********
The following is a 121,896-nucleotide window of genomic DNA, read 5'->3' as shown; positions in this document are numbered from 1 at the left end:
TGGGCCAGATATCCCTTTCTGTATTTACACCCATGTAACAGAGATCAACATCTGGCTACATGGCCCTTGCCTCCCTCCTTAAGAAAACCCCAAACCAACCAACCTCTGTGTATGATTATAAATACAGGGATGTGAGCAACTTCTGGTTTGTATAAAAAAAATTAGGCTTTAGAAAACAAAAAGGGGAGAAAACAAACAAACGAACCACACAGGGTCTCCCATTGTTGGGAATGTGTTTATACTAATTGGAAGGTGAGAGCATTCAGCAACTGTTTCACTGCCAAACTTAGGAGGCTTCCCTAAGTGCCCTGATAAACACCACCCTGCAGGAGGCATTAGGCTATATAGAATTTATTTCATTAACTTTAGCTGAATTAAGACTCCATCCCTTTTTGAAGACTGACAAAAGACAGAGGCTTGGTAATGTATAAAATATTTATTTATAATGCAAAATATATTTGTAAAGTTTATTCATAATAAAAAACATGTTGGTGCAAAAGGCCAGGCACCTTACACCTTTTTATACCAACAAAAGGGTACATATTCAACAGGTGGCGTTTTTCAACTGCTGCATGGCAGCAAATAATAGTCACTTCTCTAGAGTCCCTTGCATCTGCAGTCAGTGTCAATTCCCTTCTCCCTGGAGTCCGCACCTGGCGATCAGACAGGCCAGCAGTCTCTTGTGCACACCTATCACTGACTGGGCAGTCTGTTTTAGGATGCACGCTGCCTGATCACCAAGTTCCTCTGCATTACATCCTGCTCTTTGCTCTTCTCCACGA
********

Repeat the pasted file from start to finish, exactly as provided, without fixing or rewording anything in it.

The following is a 121,896-nucleotide window of genomic DNA, read 5'->3' as shown; positions in this document are numbered from 1 at the left end:
TGGGCCAGATATCCCTTTCTGTATTTACACCCATGTAACAGAGATCAACATCTGGCTACATGGCCCTTGCCTCCCTCCTTAAGAAAACCCCAAACCAACCAACCTCTGTGTATGATTATAAATACAGGGATGTGAGCAACTTCTGGTTTGTATAAAAAAAATTAGGCTTTAGAAAACAAAAAGGGGAGAAAACAAACAAACGAACCACACAGGGTCTCCCATTGTTGGGAATGTGTTTATACTAATTGGAAGGTGAGAGCATTCAGCAACTGTTTCACTGCCAAACTTAGGAGGCTTCCCTAAGTGCCCTGATAAACACCACCCTGCAGGAGGCATTAGGCTATATAGAATTTATTTCATTAACTTTAGCTGAATTAAGACTCCATCCCTTTTTGAAGACTGACAAAAGACAGAGGCTTGGTAATGTATAAAATATTTATTTATAATGCAAAATATATTTGTAAAGTTTATTCATAATAAAAAACATGTTGGTGCAAAAGGCCAGGCACCTTACACCTTTTTATACCAACAAAAGGGTACATATTCAACAGGTGGCGTTTTTCAACTGCTGCATGGCAGCAAATAATAGTCACTTCTCTAGAGTCCCTTGCATCTGCAGTCAGTGTCAATTCCCTTCTCCCTGGAGTCCGCACCTGGCGATCAGACAGGCCAGCAGTCTCTTGTGCACACCTATCACTGACTGGGCAGTCTGTTTTAGGATGCACGCTGCCTGATCACCAAGTTCCTCTGCATTACATCCTGCTCTTTGCTCTTCTCCACGA